Dropping the bike is NOT the same as crashing one. I have had two 0 mph drops, no damage to anything but my ego. In almost 10 years I have had zero crashes riding on the street and plan to keep it that way if I can. Your being a careful rider will likely put you on the same track, and that is a good thing.
  4. Trials's Avatar
    If it helps any :I admire your newness
  5. AlwaysLearnin's Avatar
    Getting back out this year after such a short period of time at the end of last year is like starting all over again. That fear thing is a BIG issue. I'm not quite over the fear/nervous/excited feeling every time I get on the bike to take it out in traffic (Off street practice doesn't cause this). I think it's the unknown. The "What will I encounter today that's going to challenge me?" effect. This is especially true when I'm taking the bike out of my comfort zone, the areas that I've practiced in and have ridden before. After take off it goes away and you're in the zone where you're thinking about "What's going on around me right now?", "What should I be doing to keep this beast upright?" and "What have I done wrong in this situation before and how do I correct it today?" not "What if?" or "I hope I don't !". I still find it hard to think of the bike as a normal mode of transportation, it's different, it's something that's in my normal every day experience at this point. It's been a long time, but I seem to remember something similar but not as pronounced happening when I first started driving a car.
  6. SaskRider's Avatar
    Is your fear coming from dropping a bike in general, or dropping your bike in particular? If it's the latter, then I'll echo what mz33 said at the end of her comment.

    My first bike was a CBR125. I bought it cheap and it was intended to be a disposable bike (i.e. as soon as I passed my road test, it was gone). Obviously I didn't ride it with the intention of crashing it (which I didn't), but since I had zero attachment to it, I didn't ride in fear of dropping it. If I had started with the Ninja 300, I know I would've been riding scared.

    Edit to clarify: My intention wasn't to say to start with a smaller bike necessarily (although they are cheaper). It was that in my case, I started on a bike I didn't care about, so when I got the bike I cared about, I had enough experience and confidence to not ride in fear of doing something silly to break it.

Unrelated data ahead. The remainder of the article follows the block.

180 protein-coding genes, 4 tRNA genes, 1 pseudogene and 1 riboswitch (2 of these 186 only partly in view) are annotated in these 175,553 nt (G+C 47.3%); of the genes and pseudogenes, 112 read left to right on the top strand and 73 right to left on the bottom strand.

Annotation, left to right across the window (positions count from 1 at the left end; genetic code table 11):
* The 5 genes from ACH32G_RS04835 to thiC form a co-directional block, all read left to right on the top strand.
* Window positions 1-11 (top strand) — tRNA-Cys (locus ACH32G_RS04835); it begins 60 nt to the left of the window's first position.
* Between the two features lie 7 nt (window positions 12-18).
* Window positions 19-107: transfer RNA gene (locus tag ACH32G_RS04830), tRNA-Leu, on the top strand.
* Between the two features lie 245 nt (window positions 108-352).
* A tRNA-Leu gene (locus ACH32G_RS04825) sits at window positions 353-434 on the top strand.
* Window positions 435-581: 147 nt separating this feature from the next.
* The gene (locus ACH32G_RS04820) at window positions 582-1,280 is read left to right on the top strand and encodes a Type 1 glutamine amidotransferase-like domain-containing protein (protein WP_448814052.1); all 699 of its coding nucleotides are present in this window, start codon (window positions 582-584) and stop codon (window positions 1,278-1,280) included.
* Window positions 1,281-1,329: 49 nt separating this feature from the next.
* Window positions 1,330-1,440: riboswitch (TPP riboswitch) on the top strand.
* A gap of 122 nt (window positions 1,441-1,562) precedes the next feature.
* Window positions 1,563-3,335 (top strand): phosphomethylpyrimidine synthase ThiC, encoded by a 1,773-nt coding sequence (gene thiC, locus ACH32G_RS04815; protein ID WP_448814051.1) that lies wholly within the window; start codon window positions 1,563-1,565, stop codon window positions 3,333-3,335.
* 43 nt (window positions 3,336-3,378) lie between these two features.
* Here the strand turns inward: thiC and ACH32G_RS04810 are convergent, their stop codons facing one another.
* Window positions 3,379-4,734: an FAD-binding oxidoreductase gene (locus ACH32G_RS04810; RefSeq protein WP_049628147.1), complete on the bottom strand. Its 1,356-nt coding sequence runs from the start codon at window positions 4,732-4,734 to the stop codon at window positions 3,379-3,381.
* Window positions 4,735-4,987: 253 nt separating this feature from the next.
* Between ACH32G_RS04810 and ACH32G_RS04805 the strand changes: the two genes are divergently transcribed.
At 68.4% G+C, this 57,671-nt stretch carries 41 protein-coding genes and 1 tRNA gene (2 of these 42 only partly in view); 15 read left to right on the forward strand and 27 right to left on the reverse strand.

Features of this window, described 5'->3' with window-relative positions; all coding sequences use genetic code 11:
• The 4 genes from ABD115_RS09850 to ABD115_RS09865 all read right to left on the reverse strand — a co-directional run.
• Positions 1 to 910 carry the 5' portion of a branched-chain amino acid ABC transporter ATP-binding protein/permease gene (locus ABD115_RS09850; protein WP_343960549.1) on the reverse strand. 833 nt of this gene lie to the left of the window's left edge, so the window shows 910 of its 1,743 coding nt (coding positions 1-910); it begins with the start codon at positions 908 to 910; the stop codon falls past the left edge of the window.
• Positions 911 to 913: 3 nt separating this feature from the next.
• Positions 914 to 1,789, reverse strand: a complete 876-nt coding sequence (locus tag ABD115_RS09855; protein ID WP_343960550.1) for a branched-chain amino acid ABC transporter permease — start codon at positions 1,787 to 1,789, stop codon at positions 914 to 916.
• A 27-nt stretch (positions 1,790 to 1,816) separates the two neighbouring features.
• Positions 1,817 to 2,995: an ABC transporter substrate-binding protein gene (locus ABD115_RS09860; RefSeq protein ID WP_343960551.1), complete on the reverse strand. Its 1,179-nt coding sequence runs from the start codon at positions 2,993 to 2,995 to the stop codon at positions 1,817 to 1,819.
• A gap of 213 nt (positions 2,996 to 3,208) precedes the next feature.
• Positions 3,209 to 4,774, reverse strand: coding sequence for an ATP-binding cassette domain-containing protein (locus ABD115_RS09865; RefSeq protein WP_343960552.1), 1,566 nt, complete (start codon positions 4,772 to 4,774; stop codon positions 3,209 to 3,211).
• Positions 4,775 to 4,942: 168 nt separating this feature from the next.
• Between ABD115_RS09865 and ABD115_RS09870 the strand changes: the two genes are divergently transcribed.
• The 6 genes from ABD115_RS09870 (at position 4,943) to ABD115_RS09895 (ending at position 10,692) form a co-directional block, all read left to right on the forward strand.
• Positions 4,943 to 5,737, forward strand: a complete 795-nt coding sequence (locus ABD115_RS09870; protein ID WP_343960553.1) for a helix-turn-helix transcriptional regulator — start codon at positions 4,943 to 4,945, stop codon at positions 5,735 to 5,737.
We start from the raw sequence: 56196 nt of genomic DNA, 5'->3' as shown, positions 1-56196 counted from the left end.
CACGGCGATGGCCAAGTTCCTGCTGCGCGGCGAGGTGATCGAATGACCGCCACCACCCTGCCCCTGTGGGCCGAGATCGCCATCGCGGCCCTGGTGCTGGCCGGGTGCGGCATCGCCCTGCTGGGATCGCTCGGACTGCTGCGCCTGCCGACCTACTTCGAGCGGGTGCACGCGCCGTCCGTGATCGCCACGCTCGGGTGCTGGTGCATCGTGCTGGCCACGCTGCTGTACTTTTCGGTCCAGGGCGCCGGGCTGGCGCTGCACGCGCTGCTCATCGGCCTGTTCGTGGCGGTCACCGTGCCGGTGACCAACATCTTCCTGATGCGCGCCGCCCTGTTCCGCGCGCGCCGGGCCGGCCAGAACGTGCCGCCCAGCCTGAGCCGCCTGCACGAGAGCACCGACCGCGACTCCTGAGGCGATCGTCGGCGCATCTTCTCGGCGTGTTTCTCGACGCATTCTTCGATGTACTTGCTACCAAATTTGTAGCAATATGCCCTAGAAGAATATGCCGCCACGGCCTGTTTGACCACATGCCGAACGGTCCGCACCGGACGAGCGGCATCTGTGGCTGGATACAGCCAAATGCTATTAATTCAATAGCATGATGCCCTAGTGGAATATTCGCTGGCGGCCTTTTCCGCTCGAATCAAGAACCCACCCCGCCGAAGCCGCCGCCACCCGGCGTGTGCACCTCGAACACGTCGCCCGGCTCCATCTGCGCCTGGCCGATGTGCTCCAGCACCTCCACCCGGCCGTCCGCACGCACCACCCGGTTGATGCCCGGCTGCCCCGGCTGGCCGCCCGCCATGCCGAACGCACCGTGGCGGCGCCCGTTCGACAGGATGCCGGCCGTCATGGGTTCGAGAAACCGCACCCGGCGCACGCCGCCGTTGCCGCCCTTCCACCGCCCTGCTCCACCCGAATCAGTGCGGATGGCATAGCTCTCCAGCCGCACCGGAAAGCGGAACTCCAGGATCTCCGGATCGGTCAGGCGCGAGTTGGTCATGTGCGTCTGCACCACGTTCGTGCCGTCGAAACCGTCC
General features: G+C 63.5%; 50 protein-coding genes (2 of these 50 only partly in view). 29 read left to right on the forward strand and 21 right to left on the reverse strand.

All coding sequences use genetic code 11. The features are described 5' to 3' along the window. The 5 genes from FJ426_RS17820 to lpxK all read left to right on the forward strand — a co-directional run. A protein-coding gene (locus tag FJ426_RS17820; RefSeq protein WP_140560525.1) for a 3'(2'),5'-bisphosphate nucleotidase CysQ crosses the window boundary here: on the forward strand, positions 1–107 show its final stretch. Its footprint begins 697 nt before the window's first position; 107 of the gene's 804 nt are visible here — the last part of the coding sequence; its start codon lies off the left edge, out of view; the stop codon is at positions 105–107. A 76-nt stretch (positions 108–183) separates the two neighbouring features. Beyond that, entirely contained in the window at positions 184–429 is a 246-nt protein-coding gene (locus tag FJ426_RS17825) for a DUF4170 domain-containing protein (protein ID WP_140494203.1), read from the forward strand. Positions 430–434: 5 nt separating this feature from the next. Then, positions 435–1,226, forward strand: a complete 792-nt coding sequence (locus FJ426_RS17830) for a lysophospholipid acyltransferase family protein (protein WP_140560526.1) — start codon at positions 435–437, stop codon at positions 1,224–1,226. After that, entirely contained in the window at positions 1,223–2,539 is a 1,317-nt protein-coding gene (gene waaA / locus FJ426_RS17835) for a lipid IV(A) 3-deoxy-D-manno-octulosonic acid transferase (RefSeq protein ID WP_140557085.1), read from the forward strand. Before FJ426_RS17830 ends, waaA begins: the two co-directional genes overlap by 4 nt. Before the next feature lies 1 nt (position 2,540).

Updated 04-10-2014 at 09:39 AM by SaskRider
  7. GoodTxGirl's Avatar
    You are all so great and your experiences are so valuable to me and learning of this world of motorcycles......I hope someday my newbieness will be of value to someone else....thanks for all your input - believe me when I say that I absorb it all

    AlwaysLearnin I know exactly what your talking about - i feel it every time I get on the seat but I am determined to keep her upright and be a safe and courteous rider.

    SaskRider - Im not sure if its general or specific...it might be both as I am pretty attached to my star.....
    We had the smaller bikes for our training and I didn't feel the fear so I really do get the validity of starting smaller but since I already bought this one, my goal is to persevere.
  8. Bugguts's Avatar
    Know that eventually that fear does leave you. The apprehension evaporates. The butterflies in your stomach disappear. Then you realize that you need to bring not fear...but sharpened awareness back. Most accidents happen in that period...because the fear/dilligence/apprehension is replaced with complacency. I know I've experienced that also.
  9. Trials's Avatar
    re: "do they make training wheels for motorycles? And No I don't care if people laugh at me."
    Yes they do, real nice ones and I won't laugh at you. unless you do something really funny.
  10. mz33's Avatar
    But, unfortunately, training wheels will prevent you from learning what it takes to ride two wheels. Unlike on a bicycle, they aren't above the pavement, waiting to help you balance should you need it. At least, I've never seen any. There is a Voyager add-on that turns the motorcycle into a trike, but I don't think that's what you want. At least, not yet.
  11. GoodTxGirl's Avatar
    no...maybe later on the trike......trials I am well known for doing unintentionally funny stuff.......just you wait?
  12. Trials's Avatar
    I was thinking Ghost wheels: http://youtu.be/VuT9Omec7wI
  13. GoodTxGirl's Avatar
    OMG TRIALS!!! I need those!!!!!
  14. Trials's Avatar
    You don't 'really' need them, I could teach you to ride dirt bike real quick,
    but under under the circumstances I can totally understand you fitting a set on the V-Star

    …Texas to Ontario would be a long way to go for motorcycle lessons